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Towards Right Direction
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The top negotiators at the six-party talks ended their three-day meetings yesterday by reaching some general but noteworthy consensuses.

The parties, namely China, Russia, Democratic People's Republic of Korea (DPRK), Republic of Korea (ROK), the United States and Japan, pledged that they would be steadfast in carrying out their commitments as specified in the Joint Statement they signed on September 19, 2005, and the agreement they inked on February 2007.

The 9/19 statement requires all parties to shoulder their responsibilities for a nuclear-free Korean Peninsula on the principles of "commitment for commitment" and "action for action". The 2/13 agreement outlined the initial steps that all parties should take towards denuclearization.

The DPRK should be lauded for reiterating its vow to "earnestly implement its commitments to a complete declaration of all nuclear programs and disablement of all existing nuclear facilities."

We are also happy to see the parties reiterating the promise of economic, energy and humanitarian aid worth of 950,000 tons of heavy fuel oil for the DPRK.

Even with the consensus, the heads of the delegations didn't shy away from the fact that they did not set at this meeting a solid timetable as to when DPRK should declare and disable its nuclear facilities.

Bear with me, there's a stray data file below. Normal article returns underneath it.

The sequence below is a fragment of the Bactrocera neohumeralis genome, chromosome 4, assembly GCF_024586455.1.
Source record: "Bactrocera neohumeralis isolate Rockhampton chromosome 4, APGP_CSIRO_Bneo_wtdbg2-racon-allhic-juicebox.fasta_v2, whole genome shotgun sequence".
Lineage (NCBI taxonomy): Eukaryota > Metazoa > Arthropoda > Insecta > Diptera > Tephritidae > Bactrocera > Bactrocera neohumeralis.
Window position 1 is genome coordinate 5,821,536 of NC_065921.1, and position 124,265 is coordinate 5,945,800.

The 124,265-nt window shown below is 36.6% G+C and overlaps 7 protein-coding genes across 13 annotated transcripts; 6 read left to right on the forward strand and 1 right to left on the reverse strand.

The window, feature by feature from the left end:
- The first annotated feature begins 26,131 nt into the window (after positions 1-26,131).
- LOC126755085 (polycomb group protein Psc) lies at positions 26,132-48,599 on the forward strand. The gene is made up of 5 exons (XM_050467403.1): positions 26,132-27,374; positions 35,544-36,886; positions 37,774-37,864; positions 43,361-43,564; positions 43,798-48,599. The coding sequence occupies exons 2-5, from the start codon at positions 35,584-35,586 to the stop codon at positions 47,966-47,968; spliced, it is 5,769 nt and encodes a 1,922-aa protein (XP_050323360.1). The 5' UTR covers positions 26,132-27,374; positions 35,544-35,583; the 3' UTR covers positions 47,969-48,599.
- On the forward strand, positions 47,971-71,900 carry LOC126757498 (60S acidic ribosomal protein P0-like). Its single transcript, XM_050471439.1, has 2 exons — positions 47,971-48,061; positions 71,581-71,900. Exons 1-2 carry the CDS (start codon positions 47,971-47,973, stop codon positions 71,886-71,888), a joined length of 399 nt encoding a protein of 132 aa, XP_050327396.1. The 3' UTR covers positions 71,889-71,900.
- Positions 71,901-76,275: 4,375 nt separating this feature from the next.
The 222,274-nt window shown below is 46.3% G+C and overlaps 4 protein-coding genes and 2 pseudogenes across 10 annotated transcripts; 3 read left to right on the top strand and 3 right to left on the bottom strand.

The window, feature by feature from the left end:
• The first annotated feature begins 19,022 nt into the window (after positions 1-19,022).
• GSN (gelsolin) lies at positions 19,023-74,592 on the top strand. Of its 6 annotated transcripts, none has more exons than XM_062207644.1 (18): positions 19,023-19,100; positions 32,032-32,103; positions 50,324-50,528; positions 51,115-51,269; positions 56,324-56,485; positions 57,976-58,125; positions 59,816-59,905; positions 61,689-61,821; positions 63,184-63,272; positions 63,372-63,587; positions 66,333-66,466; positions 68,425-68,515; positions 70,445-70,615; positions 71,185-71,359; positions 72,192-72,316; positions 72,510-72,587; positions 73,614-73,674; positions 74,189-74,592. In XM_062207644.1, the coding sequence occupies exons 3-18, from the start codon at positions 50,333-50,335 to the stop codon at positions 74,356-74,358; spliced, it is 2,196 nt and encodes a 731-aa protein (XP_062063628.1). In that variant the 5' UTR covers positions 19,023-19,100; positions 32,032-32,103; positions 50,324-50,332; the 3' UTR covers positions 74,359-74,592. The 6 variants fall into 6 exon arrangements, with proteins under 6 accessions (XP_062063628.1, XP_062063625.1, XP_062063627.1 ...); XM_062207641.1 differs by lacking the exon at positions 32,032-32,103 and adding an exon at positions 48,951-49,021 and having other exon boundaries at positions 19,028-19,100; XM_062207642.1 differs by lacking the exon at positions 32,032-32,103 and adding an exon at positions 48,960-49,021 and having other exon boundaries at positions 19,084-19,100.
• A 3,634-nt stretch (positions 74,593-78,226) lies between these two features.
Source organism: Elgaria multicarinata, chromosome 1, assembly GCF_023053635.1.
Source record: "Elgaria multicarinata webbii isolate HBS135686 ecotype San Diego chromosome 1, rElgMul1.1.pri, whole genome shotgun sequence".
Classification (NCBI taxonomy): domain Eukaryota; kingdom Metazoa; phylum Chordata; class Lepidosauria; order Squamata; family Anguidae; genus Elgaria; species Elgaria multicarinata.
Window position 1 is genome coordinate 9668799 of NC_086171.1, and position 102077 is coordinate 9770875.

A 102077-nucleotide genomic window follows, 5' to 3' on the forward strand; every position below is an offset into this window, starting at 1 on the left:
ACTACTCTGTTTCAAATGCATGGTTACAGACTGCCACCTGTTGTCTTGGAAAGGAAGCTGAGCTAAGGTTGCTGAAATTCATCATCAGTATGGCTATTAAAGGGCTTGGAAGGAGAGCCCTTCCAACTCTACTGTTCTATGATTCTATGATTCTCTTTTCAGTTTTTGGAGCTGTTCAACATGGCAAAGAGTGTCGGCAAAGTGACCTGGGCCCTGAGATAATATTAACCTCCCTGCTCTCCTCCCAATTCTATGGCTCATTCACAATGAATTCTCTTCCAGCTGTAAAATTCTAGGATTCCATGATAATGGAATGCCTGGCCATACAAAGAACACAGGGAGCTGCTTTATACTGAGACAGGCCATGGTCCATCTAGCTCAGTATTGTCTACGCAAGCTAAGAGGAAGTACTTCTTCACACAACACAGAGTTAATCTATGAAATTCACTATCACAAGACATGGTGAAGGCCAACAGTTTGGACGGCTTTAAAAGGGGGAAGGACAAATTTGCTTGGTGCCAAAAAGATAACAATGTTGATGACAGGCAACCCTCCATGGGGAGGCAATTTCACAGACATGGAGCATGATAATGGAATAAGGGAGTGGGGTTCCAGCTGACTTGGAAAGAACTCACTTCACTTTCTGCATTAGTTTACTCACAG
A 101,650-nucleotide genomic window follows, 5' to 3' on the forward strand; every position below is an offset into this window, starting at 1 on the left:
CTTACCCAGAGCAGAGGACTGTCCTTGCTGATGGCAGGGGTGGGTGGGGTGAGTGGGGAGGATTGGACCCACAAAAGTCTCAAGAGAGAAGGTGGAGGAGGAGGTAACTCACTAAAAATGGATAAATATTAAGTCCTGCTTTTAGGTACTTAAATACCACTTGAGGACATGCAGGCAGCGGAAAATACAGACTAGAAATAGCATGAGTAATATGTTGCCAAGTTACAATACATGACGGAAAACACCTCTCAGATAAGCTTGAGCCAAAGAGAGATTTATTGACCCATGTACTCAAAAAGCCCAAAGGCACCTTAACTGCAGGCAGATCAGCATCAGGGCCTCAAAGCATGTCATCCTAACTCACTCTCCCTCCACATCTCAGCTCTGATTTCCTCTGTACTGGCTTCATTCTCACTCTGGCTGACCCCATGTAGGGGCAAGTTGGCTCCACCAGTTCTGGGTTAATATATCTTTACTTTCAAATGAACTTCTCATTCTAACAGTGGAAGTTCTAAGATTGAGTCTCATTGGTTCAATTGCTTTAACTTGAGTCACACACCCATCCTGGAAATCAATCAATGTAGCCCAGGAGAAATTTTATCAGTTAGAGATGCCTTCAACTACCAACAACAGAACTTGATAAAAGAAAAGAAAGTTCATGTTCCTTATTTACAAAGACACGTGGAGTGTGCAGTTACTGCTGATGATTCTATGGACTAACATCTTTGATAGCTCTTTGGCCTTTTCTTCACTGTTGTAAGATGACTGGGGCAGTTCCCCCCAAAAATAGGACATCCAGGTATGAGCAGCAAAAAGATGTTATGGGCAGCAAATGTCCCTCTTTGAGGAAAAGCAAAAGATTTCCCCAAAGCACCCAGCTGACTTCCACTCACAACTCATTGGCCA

Obviously more consultations, especially within the related working groups, are needed. The obstacles and technical glitches that stand in the way of denuclearization are intertwined and it is unrealistic to disentangle the knots in one go.

For instance, the talks to improve the bilateral relations between the DPRK and the US, and between the DPRK and Japan, will be hard tests of the wisdom and will of the countries involved.

And the parties also need time to explore concrete processes and actions for their earnest cooperation in energy and economic development.

Above all, denuclearizing the Korean Peninsula while establishing a pragmatic and working mechanism to maintain peace and security in Northeast Asia are what the people in the Asia-Pacific region and the world aspire.

For that, the parties involved should not fail their promises.

(China Daily July 21, 2007)

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